Novel effects of CRF on visuomotor behavior and autonomic function in anuran amphibians

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10 Scopus citations


Administration of corticotropin-releasing factor (CRF) or exposure to stressors inhibits feeding in anuran amphibians. Since most amphibians rely on visual cues for feeding, these findings have led to the hypothesis that CRF may modulate visuomotor pathways involved in prey detection and predator avoidance. The inhibitory effects of CRF on feeding and prey capture are rapid, and do not appear to require the pituitary-adrenal axis in the short term. CRF neurons are located in key visuomotor processing areas of the anuran brain. Corticotropin-releasing factor also has potent stimulatory effects on sympathetic nervous system activity, a key regulatory system involved in both prey capture and predator avoidance. In this review I will discuss the unique model that amphibian species provide for investigating CRF effects on visual perception and visuomotor processing, and will summarize the data suggesting a role for CRF in visuomotor behavior and autonomic function in amphibians.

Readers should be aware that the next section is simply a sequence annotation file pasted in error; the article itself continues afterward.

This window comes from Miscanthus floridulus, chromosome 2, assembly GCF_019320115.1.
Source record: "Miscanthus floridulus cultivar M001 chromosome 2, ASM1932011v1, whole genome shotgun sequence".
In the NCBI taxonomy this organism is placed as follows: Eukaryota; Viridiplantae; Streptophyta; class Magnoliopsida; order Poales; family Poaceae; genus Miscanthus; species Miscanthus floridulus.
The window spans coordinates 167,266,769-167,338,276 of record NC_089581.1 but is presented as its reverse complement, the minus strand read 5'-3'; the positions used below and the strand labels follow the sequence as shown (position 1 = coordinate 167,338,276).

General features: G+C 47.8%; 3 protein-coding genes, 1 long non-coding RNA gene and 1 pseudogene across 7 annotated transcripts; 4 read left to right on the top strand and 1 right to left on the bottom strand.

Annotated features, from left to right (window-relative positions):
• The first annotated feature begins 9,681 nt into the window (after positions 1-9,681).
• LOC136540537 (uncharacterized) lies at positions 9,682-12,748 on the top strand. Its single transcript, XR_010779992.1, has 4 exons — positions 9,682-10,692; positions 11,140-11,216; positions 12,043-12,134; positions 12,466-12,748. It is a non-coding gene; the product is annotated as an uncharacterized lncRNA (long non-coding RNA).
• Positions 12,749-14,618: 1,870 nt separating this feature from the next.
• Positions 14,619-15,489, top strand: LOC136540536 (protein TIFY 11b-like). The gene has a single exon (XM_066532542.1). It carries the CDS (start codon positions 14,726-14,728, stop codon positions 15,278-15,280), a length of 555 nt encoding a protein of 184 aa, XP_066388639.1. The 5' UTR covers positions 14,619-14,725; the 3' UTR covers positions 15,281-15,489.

Original languageEnglish
Pages (from-to)28-35
Number of pages8
JournalGeneral and Comparative Endocrinology
Issue number1
StatePublished - Mar 2006


  • Corticosterone
  • Corticotropin
  • Corticotropin-releasing factor
  • Feeding
  • Optic tectum
  • Stress


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